Gil Kemp, a Carnegie grad who in 1989 co-wrote "Dale Carnegie: The Man Who Influenced Millions," recalls the self-help guru as a perfectionist who was always trying to improve the course.

"I particularly admire Carnegie's trial-and-error approach," Kemp told IBD. "He was inventive and always experimenting. Rather than having a preconceived notion of how he should teach, he tried different approaches and built on the ones that delivered results."
Giving up wasn't in his nature.

Born in 1888 in rural Missouri, Dale Carnagey (later changed to Carnegie) grew up poor and shy. He got up at the crack of dawn to do farming chores before school. In class, he was self-conscious about his clothes and prominent ears.

When he reached high school, he witnessed the power of speech. He was amazed at how a speaker from the Chautauqua adult-education movement gripped the audience.
Intrigued, Carnegie practiced public speaking by talking to animals at his family's barn. He gave a few speeches at Sunday school and had a role in a high school play. Then he pursued public speaking in earnest at what is now the University of Central Missouri, in Warrensburg, Mo.
Carnegie saw that students who won debates were considered intellectual leaders. He wanted that status, but he had to join a society and win all the contests in that group in order to enter an intersociety event.

He lost the first dozen contests he entered.

Still, he pressed on and began winning. He found that the best way to beat fear was to confront it.

"Besides being disciplined, Carnegie's friends and classmates knew him to be an engaging conversationalist gifted with this astute ability to win people's enthusiasm and cooperation and never at the expense of his or others' integrity," Handal said. "He was a natural salesman, which is why no one was surprised when he decided to make a career out of it."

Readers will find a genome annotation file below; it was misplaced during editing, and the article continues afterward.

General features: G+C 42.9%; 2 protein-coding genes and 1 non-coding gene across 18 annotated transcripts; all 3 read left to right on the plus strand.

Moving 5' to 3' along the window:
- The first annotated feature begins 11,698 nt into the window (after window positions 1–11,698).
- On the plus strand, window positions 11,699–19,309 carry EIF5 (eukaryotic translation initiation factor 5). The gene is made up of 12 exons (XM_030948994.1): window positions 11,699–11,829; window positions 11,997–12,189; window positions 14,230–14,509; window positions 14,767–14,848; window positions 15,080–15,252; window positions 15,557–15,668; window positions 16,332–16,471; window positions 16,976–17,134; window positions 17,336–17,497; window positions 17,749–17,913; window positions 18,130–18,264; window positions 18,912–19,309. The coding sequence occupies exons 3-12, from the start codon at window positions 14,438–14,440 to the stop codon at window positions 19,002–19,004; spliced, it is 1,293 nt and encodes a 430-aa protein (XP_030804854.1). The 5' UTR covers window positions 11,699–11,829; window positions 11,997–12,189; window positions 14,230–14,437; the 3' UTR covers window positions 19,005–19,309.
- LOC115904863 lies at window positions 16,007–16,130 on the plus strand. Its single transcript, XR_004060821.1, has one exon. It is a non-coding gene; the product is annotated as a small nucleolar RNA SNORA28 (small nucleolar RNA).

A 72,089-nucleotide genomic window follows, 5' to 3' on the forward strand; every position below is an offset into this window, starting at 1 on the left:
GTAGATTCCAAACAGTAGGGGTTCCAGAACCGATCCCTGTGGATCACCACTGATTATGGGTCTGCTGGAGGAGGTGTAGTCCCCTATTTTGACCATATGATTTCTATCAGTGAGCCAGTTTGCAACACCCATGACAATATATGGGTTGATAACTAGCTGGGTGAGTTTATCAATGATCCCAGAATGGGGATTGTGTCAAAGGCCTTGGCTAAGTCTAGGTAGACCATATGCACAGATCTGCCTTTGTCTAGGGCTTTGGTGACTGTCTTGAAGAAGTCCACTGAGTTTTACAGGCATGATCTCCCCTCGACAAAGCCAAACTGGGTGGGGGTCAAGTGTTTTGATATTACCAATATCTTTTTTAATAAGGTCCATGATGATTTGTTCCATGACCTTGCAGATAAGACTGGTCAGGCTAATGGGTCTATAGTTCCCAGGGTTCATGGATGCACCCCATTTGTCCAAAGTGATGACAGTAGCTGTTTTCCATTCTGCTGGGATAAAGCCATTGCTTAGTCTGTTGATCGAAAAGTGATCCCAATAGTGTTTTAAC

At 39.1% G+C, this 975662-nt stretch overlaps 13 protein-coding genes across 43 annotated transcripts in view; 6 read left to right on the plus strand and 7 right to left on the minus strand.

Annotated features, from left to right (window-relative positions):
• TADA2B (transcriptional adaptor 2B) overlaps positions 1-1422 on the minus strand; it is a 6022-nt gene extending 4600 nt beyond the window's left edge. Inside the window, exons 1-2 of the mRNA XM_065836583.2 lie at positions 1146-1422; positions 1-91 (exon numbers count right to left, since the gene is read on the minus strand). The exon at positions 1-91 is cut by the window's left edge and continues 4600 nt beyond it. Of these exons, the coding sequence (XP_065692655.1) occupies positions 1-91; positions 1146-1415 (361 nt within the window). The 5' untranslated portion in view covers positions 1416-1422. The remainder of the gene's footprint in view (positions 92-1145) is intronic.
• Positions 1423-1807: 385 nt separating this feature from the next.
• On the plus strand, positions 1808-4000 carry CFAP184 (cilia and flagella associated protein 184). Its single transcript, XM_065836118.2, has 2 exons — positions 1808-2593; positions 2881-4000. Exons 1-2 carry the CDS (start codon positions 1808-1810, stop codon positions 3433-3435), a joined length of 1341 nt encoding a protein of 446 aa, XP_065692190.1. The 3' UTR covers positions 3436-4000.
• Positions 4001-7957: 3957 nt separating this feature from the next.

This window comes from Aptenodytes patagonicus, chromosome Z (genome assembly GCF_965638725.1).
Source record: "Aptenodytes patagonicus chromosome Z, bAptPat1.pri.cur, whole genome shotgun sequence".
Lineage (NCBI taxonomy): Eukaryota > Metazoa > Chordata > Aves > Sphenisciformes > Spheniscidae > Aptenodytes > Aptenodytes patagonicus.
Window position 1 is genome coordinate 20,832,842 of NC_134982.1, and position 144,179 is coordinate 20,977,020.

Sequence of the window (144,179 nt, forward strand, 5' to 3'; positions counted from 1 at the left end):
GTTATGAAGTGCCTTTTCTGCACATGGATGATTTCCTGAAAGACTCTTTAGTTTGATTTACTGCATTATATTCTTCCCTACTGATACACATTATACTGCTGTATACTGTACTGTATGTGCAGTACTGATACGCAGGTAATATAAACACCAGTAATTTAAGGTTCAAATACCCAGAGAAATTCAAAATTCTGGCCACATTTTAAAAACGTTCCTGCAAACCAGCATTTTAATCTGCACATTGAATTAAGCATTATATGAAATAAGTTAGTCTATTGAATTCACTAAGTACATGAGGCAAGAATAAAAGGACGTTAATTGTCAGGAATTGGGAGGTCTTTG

After college, Carnegie sold home-study courses door-to-door but found demand was lacking. What was he doing wrong, he wondered? A salesman he knew was making a decent living selling these classes.

So he thought he'd sell a more in-demand product. He got a job as a salesman for Armour & Co., a meatpacker. After all, his hands-on experience from his father's farm could help him make his sales pitch.

His hard work and persistence paid off. He became the No. 1 salesman in Omaha, Neb., and was offered a management position, but he politely turned it down.

He wanted to go East. That led to his dead-end sales job in New York before he made the life-altering shift to teach public speaking.

The Boost

To inspire the class, he'd ask students to talk about childhood experiences. To this day, they're greeted with applause before and after speaking, which helps improve confidence and self-esteem.

"In a Carnegie training room, your credentials and resume don't matter," Kemp said. "It's what you do in the moment you're in front of the group that counts."

Kemp, who wrote the Carnegie bio after taking the course, is president and founder of Home Decorators Collection, a mail-order business he started two decades ago. Three years ago, he and his partner sold the business to Home Depot (NYSE:HD - News).

Carnegie's students often went on to earn promotions and higher wages after taking his class. Considering he lifted himself from poverty to a best-selling author with a now-worldwide training program in place, that's no big surprise.

"To those who knew (Carnegie), he was living proof of the fact that if you can somehow make yourself more likeable, doing so is not only good for business but is good for winning friends and influencing people," Handal said.